Heavy snowfalls, freezing rain and icy conditions make driving dangerous in winter. Car accidents happen more frequently in these conditions.
If you plan to drive in Canada:
Traffic laws can differ between provinces, but across Canada:
Your travel insurance policy may not cover you when riding a motorbike, quad bike or similar vehicle.
Always wear a helmet. Make sure your passenger does too.
Taxis are a safe mode of transport.
Ride sharing options are widely available.
Use the same safety precautions you would in Australia.
The Canadian Government has announced that as of 30 October all passengers 12 years and older will need to qualify as a fully vaccinated traveller in order to board cruise ships when the cruise season commences in 2022.
Many international cruise liners visit Canada.
As a response to COVID-19, the Government of Canada has announced the implementation of new measures pertaining to cruise ships in Canadian waters. Cruise ships with overnight accommodations allowed to carry more than 100 persons are prohibited from operating in Canadian waters until 28 February 2022.
All other passenger vessels must follow provincial, territorial, local and regional health authority requirements for timelines and processes.
Passenger vessels with the capacity to carry more than 12 persons continue to be prohibited from entering Arctic coastal waters (including Nunatsiavut, Nunavik and the Labrador Coast) until 28 February 2022.
The Canadian Government has announced that as of 30 October 2021 to depart from Canadian airports, all travellers 12 years and older will need to qualify as a fully vaccinated traveller in order to board.
DFAT doesn't provide information on the safety of individual commercial airlines or flight paths.
Check Canada's air safety profile with the Aviation Safety Network.
The Arctic is vast and remote.
Access to search and rescue, evacuation and medical facilities may be limited. It can take several days for emergency help to arrive, especially in bad weather.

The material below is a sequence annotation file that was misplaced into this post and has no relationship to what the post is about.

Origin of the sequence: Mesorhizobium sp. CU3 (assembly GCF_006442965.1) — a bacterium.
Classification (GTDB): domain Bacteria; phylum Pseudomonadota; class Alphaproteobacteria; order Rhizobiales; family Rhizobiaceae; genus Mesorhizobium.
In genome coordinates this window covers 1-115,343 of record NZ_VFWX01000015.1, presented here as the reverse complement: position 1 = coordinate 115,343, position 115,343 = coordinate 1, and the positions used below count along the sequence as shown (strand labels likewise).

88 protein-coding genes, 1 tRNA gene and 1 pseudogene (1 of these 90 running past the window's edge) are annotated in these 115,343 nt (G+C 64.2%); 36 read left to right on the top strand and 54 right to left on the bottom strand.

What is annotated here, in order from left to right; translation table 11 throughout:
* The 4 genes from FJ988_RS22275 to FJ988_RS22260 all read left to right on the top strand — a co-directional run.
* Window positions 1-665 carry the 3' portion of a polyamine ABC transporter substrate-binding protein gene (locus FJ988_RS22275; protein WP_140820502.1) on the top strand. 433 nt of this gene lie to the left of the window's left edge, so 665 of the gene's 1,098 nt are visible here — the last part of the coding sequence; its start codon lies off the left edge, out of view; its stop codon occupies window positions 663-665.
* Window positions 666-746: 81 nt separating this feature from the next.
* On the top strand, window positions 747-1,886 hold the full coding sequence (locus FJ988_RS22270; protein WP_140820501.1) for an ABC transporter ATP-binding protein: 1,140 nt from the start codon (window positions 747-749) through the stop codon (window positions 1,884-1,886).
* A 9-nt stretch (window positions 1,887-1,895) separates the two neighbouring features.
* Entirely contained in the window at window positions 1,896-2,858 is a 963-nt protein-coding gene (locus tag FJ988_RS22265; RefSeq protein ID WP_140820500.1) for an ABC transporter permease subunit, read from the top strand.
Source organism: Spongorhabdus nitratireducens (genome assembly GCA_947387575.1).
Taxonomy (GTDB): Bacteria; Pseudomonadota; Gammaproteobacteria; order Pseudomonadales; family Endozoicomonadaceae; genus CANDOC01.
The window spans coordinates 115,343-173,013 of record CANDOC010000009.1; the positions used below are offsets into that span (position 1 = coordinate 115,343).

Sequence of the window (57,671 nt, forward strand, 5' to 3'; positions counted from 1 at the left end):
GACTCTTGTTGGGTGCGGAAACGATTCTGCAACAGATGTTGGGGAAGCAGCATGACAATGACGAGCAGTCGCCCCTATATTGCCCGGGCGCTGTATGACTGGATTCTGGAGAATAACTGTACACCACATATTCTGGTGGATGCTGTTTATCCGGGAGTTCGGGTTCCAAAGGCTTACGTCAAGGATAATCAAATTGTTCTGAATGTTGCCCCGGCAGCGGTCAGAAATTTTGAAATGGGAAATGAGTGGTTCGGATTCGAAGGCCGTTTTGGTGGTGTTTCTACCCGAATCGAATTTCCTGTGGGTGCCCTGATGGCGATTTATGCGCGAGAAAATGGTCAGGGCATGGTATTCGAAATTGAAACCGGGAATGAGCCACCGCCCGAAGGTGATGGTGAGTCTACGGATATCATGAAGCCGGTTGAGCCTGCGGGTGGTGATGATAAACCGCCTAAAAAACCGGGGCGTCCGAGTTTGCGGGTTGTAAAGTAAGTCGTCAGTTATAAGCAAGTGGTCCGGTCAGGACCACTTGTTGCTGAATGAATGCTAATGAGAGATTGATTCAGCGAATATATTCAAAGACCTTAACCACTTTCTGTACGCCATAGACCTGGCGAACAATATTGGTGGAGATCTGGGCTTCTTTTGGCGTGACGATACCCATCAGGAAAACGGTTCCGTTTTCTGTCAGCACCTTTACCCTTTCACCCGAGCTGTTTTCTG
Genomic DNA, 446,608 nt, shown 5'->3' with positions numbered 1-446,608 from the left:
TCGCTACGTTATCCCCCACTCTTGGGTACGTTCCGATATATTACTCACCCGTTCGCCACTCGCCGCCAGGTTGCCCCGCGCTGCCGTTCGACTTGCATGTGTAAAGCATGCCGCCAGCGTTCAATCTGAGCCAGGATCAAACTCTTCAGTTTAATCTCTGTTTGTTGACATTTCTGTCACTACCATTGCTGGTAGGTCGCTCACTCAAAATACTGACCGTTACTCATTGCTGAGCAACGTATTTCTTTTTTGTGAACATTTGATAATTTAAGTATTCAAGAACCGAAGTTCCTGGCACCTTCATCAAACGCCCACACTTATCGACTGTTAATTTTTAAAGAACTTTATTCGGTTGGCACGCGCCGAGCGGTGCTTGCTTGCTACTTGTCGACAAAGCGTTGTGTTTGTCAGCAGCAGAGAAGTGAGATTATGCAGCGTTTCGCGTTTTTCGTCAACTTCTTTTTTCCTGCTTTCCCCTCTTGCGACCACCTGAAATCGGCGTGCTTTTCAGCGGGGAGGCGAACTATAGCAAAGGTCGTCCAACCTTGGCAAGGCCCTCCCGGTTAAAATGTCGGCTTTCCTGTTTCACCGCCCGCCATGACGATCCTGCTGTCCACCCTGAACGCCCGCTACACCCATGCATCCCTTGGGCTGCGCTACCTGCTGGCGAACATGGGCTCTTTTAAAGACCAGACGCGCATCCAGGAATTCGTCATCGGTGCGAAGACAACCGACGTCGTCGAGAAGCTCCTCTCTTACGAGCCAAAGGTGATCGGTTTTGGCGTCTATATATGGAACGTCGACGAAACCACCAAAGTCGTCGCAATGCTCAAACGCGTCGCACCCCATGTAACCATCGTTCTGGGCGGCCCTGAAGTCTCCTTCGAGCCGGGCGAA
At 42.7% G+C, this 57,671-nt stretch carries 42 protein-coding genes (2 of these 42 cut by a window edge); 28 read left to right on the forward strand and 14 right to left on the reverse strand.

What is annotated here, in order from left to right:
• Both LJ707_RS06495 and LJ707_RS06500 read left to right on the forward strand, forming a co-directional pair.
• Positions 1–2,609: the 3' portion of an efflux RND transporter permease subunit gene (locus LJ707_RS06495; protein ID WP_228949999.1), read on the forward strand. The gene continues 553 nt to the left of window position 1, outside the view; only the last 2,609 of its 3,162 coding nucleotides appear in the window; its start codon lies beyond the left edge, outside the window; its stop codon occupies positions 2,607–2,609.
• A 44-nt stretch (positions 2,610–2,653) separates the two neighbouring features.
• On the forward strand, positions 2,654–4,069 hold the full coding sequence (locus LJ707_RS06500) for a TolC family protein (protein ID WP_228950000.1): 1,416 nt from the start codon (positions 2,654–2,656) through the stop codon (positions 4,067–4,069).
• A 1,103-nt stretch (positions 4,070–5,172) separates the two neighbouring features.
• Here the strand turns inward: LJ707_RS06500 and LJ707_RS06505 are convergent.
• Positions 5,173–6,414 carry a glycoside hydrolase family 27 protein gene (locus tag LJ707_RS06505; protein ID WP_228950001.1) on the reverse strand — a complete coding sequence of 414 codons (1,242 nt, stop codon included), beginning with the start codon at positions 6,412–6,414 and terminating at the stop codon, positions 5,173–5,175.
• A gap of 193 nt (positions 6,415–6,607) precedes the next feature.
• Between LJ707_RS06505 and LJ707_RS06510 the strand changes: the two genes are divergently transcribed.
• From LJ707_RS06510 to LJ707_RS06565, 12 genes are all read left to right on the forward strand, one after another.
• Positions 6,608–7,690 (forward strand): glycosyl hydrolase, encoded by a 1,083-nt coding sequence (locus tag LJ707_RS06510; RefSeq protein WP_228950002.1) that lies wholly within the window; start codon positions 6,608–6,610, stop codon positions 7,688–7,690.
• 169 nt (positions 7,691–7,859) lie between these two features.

For your safety, before you book travel by ship:
Depending on what you need, contact your:
Always get a police report when you report a crime.
Your insurer should have a 24-hour emergency number.
Contact your provider with any complaints about tourist services or products.
Read the Consular Services Charter for what the Australian Government can and can't do to help you overseas.
For consular help, contact the nearest Australian embassy or consulate.
Contact the Australian High Commission in Ottawa if you're in:
Australian High Commission, Ottawa
Suite 1301, 50 O'Connor Street
Ottawa, Ontario K1P 6L2 CANADA
Phone: +1 613 236 0841
Fax: +1 613 786 7621
Facebook: Australia in Canada
Contact the Australian Consulate-General in Toronto if you're in the Greater Toronto Area (the south-western corner of Ontario below Kingston).
Australian Consulate General, Toronto
Suite 1100, South Tower
175 Bloor Street East
Toronto, Ontario M4W 3R8 CANADA
Phone: +1 416 323 4280
Fax: +1 416 323 4295
Contact the Australian Consulate, Vancouver if you're in:
Australian Consulate, Vancouver
Suite 2050, 1075 West Georgia Street
Vancouver, British Columbia V6E 3C9 CANADA
Phone: +1 604 694 6160
Fax: +1 604 684 1856
If you need other consular help:
In a consular emergency, if you can't contact an embassy, call the 24-hour Consular Emergency Centre on:
Be the first to know official government advice when travelling.